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Int Immunol. 2014 Jul;26(7):397-406. doi: 10.1093/intimm/dxu040. Epub 2014 Feb 25.

Activation-induced cytidine deaminase is dispensable for virus-mediated liver and skin tumor development in mouse models.

Author information

1
Department of Immunology and Genomic Medicine, Graduate School of Medicine, Kyoto University, Kyoto 606-8501, Japan.
2
Medical Innovation Center, Graduate School of Medicine, Kyoto University, Kyoto 606-8501, Japan.
3
Shiga Medical Center Research Institute, Moriyama, Shiga 524-8524, Japan.
4
Department of Infection Control and Prevention, University of Tokyo, Bunkyo, Tokyo 113-8655, Japan.
5
Department of Gastroenterology, University of Tokyo, Bunkyo, Tokyo 113-8655, Japan.
6
Institute of Virology and Center for Molecular Medicine Cologne, University of Cologne, Cologne D-50931, Germany.
7
Department of Immunology and Genomic Medicine, Graduate School of Medicine, Kyoto University, Kyoto 606-8501, Japan honjo@mfour.med.kyoto-u.ac.jp.

Abstract

Activation-induced cytidine deaminase (AID) not only promotes immune diversity by initiating somatic hypermutation and class switch recombination in immunoglobulin genes but also provokes genomic instability by introducing translocations and mutations into non-immunoglobulin genes. To test whether AID is essential for virus-induced tumor development, we used two transgenic tumor models: mice expressing hepatitis C virus (HCV) core proteins (HCV-Tg), driven by the hepatitis B virus promoter, and mice expressing human papillomavirus type 8 proteins (HPV8-Tg), driven by the Keratin 14 promoter. Both strains were analyzed in the absence and presence of AID by crossing each with AID (-/-) mice. There was no difference in the liver tumor frequency between the HCV-Tg/AID (+/+) and HCV-Tg/AID (-/-) mice at 20 months of age although the AID (+/+) mice showed more severe histological findings and increased cytokine expression. Furthermore, a low level of AID transcript was detected in the HCV-Tg/AID (+/+) liver tissue that was not derived from hepatocytes themselves but from intra-hepatic immune cells. Although AID may not be the direct cause of HCV-induced oncogenesis, AID expressed in B cells, not in hepatocytes, may prolong steatosis and cause increased lymphocyte infiltration into HCV core protein-induced liver lesions. Similarly, there was no difference in the time course of skin tumor development between the HPV8-Tg/AID (-/-) and HPV8-Tg/AID (+/+) groups. In conclusion, AID does not appear to be required for tumor development in the two virus-induced tumor mouse models tested although AID expressed in infiltrating B cells may promote inflammatory reactions in HCV core protein-induced liver pathogenesis.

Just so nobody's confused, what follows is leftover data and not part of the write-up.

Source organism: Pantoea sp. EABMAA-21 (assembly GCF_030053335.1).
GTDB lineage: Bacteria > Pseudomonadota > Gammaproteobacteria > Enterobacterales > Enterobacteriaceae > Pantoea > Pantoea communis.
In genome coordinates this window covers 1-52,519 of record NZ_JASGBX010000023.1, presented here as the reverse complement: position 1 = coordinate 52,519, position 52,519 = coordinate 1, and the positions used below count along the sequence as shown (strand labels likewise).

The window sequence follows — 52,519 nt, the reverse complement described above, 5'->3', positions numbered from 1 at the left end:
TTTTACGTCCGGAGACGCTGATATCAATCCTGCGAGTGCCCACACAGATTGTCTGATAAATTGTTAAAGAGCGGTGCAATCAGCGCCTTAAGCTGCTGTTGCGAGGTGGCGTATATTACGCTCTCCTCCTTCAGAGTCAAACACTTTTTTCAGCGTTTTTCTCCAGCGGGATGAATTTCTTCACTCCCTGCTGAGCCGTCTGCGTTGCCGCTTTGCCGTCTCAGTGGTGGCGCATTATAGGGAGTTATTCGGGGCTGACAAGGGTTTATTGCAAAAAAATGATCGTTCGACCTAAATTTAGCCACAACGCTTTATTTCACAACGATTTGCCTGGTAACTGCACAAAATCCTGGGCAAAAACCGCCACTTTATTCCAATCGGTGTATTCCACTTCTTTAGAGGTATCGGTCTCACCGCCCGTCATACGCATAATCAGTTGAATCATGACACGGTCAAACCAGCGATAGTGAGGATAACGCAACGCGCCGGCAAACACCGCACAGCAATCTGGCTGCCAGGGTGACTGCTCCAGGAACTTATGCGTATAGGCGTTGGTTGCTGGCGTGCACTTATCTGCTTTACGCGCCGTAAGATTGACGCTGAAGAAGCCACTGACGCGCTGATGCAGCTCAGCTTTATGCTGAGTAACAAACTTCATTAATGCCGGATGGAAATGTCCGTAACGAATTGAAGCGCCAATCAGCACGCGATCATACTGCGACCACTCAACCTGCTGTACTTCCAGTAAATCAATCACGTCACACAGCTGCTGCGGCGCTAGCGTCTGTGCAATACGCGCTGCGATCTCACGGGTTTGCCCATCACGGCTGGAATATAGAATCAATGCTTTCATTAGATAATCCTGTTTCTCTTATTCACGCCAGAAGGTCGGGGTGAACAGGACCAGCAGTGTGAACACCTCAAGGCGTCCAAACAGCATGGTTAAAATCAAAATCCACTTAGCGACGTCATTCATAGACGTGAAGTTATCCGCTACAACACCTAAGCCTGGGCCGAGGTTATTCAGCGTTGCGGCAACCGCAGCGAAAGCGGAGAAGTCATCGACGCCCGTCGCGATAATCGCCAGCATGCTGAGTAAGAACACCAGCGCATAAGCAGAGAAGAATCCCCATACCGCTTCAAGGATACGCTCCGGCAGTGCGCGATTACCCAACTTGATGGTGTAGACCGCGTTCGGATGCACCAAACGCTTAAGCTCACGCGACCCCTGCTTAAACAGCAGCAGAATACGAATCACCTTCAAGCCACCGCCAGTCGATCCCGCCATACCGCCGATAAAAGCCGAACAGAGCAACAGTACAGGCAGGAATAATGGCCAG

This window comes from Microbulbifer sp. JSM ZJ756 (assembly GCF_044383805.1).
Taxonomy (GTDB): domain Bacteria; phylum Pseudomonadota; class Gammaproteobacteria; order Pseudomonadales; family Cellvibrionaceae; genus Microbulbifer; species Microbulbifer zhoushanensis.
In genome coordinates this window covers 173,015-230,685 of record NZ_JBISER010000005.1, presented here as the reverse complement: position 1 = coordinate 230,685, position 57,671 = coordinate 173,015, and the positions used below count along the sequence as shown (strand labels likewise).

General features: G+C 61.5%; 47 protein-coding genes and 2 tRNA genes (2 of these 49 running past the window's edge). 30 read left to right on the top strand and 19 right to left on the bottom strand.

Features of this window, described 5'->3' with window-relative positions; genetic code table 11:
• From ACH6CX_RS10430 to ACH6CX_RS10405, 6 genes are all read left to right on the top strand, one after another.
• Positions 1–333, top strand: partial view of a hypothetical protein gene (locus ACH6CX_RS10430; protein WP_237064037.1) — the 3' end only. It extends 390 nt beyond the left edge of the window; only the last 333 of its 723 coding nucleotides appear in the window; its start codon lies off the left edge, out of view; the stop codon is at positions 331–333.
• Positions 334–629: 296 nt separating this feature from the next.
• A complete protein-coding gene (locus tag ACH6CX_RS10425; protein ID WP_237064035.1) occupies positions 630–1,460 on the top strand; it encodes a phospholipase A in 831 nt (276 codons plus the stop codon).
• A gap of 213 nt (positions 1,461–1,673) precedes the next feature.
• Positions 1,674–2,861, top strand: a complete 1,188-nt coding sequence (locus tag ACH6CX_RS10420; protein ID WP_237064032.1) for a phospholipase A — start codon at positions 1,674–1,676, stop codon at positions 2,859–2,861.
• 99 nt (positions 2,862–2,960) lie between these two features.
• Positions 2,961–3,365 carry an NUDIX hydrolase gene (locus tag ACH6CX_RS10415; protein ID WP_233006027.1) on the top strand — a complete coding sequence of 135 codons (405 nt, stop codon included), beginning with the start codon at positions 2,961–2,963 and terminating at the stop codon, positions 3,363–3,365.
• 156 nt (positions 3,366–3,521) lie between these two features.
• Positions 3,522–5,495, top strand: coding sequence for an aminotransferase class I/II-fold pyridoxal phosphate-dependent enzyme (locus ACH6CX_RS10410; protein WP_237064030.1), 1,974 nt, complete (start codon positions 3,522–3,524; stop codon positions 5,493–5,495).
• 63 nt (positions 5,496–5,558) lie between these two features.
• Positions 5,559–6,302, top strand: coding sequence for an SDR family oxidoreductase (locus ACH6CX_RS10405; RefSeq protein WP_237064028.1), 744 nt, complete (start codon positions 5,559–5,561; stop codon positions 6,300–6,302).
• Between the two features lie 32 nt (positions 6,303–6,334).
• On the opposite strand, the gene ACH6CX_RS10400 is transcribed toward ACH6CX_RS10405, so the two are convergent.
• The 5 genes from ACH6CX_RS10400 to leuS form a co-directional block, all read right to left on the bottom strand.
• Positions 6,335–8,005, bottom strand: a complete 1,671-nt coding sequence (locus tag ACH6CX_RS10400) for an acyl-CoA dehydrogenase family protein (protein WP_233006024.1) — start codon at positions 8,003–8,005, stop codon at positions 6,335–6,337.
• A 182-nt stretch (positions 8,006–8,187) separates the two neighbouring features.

KEYWORDS:

hepatitis C virus; human papillomavirus type 8

PMID:
24569264
DOI:
10.1093/intimm/dxu040
[Indexed for MEDLINE]

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